When agents of the Bureau of Alcohol, Tobacco, and Firearms shot and paralyzed NRA member Kenyon Ballew, in 1971, Knox’s fears seemed to be confirmed for many in the group. The ATF agents conducted a raid to confiscate a stockpile of illegal grenades, and they rammed in his door to find the veteran naked and wielding a replica of an 1847 Colt revolver. Ballew was not prosecuted, but a federal court ruled against his own lawsuit since the explosives were found in his home. The NRA’s American Rifleman published a six-page story headed “Gun Law Enforcers Shoot Surprised Citizen, Claim Self-Defense,” and for years afterward, according to James Moore’s account, Very Special Agents, Ballew “was wheeled to gun shows and put on display — head hanging, face slack, mouth drooling — with a sign hung around his neck: ‘Victim of the Gun Control Act.’”
Hard-line views on gun rights fermented among NRA members until the disparity of interests between the organization’s leadership and membership came to a head in 1977. That year, in Cincinnati, the NRA’s annual meeting was taken over by a group of blaze-orange-cap-wearing members led by Knox and former U.S. Border Patrol leader Harlon Carter. They had gathered support to vote out executive vice president Maxwell Rich and install Carter. While the old guard of the NRA was interested in moving out of D.C. and away from politics, Knox and Carter — director of the recently formed lobbying wing, the Institute for Legislative Action — wanted to plunge the group headfirst into a fight for gun rights with a new strategy: “No compromise. No gun legislation.” There was a new motto as well: “The Right of the People to Keep and Bear Arms Shall Not Be Infringed.”
The hard-liners had studied the organization’s bylaws and carried out a grassroots organizing effort to use the annual meeting to oust their leaders and change the direction of the NRA. After a meeting that lasted until 4 a.m., Knox and Carter’s constituency was successful, and the new direction of the NRA was official.
Throughout the ’80s and ’90s, the NRA grew its membership alongside a fairly novel understanding of the Second Amendment. In 1986, the Firearms Owners’ Protection Act was passed by Congress, which rolled back many of the restrictions passed in 1968. The Violent Crime Control and Law Enforcement Act of 1994 banned many semi-automatic weapons, to the annoyance of the NRA, but its ban on “assault weapons” expired after 10 years and was not reinstated.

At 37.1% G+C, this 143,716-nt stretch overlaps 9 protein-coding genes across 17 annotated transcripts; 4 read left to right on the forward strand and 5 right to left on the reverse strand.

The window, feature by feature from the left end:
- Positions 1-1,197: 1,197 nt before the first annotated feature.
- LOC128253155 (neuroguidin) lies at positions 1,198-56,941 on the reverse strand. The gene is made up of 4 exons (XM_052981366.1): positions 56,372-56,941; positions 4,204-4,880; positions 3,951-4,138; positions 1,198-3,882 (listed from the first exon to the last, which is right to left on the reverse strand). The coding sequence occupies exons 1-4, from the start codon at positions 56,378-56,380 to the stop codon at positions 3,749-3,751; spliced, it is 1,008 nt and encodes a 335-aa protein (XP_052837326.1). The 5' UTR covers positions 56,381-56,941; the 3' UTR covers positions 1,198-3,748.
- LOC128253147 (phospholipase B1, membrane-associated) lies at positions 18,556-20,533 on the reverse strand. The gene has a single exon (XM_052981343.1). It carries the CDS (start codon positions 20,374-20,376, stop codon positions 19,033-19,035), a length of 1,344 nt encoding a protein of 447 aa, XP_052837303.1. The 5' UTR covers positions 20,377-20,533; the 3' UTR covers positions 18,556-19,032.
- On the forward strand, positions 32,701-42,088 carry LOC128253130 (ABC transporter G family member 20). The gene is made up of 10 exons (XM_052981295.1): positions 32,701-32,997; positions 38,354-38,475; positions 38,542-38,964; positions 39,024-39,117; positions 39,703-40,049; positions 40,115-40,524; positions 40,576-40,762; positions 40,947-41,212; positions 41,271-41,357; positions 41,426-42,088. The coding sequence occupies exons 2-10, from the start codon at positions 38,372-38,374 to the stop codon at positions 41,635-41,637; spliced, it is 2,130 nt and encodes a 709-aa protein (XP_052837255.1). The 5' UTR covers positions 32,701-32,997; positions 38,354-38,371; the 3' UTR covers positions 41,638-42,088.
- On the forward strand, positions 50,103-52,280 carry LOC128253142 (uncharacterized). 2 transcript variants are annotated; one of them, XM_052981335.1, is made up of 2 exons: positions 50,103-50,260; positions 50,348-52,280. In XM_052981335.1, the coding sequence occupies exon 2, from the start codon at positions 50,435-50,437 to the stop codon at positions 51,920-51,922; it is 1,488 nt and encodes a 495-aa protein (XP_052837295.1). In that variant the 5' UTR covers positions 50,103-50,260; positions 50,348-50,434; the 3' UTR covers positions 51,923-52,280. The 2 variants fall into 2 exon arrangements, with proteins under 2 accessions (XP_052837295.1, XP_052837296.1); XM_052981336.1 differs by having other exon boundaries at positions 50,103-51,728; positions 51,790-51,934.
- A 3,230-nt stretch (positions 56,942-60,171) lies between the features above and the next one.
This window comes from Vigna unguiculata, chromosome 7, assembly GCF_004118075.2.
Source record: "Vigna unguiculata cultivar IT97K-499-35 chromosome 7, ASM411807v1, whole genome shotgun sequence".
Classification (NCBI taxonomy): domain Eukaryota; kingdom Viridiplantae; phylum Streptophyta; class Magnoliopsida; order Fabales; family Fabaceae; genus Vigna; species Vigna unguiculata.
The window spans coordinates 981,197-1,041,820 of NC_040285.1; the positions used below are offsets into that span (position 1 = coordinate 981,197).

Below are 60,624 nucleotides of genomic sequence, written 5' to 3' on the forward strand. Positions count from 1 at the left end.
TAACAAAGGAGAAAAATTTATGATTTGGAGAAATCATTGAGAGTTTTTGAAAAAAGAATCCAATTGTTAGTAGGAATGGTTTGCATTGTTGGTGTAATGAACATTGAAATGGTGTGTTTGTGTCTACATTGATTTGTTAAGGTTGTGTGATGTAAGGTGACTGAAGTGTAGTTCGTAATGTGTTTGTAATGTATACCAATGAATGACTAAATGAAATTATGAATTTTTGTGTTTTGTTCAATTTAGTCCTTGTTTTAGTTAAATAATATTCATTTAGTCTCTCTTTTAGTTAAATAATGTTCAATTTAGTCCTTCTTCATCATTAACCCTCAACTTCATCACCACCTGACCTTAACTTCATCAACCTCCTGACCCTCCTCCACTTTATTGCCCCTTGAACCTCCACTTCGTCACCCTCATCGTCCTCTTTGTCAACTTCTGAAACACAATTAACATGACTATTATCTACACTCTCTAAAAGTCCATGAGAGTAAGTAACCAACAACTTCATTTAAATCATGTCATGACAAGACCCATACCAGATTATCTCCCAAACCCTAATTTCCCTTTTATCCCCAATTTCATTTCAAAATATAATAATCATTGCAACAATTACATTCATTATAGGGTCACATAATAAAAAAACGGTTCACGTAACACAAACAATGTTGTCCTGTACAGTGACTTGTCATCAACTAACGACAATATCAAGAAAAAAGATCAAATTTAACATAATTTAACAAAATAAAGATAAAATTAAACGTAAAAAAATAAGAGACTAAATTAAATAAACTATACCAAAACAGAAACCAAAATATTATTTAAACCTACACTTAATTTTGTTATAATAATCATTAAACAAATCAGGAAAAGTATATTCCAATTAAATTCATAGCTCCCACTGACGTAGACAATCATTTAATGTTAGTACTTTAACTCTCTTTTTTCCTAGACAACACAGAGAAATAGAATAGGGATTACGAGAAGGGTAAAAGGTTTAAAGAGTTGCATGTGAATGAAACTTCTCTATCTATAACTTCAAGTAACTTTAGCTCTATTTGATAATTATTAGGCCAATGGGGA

An Uncertain Future
These days, the NRA has a friend in the White House, but mass shootings in recent years have bolstered support for gun control advocates. For the first time, during the 2018 midterm election, gun control groups spent more money than gun rights groups.
A few weeks ago, the NRA sued Ackerman McQueen, the public relations firm that has been forming the organization’s sharp messaging for decades. Ackerman McQueen is responsible for the online channel NRATV, which has drawn scrutiny for drifting into far-right programming that has little to do with gun ownership or policy. The lawsuit came after the NRA claimed its PR firm refused to provide financial documents.
The NRA is also seeing shrinking contributions, and the group found its finances in the red for a second consecutive year in 2017. In six of the last 10 years, the group has spent more than it has taken in, with 2017 seeing its largest deficit.
“Let me make this really personal,” Oliver North said on the Indianapolis stage last Friday as he asked for help in doubling the NRA’s current membership of 5 million, to double the group’s strength and political clout. And since North was “fond of talking to and about God,” he asked for prayers for the NRA.
“On one side are those who seek power, control, and domination, and on the other side are patriots like us,” Trump said. The president made his way through a checklist of likely topics, from immigration to the Mueller report to the prospect of arming teachers (“Who is better to protect our students than the teachers who love them?”), then he signed a document rejecting the UN Arms Trade Treaty onstage and threw the pen into the crowd. “We will never allow foreign bureaucrats to trample on your Second Amendment freedoms,” Trump said of the treaty designed to regulate international sales of conventional arms.
Chris Cox was visibly pleased about Trump’s announcement. As he attempted to ready the room for the next speaker, Steve Scalise, people began to clear out. The main event was over, after all. Wayne LaPierre, the long-time CEO of the NRA, spoke, as well as Kentucky Governor Matt Bevin. Each man stressed the irredeemable rift that lies between card-carrying members of the NRA and the people who want to take away their guns: the left, liberals, Hollywood, billionaires.
The roughly 50-year-old notion of “no compromises” on gun rights in the NRA has grown into a full-fledged cultural mindset that seems to need enemies to thrive. Unlike 100 years ago, when the only enemy the group fought against was the misuse of firearms, the NRA and its advocates keep a long list of current nemeses that must be battled like supervillains.
“The left and the press can’t make the fundamental distinction between good guys and bad guys,” Cruz said. “At the end of the day, this ain’t complicated. There are good guys and bad guys.” The implication was that everyone in the room — NRA members and representatives, at least — were the law-abiding citizens, the patriots, the “real Americans.” The good guys.
Photos by Nicholas Gilmore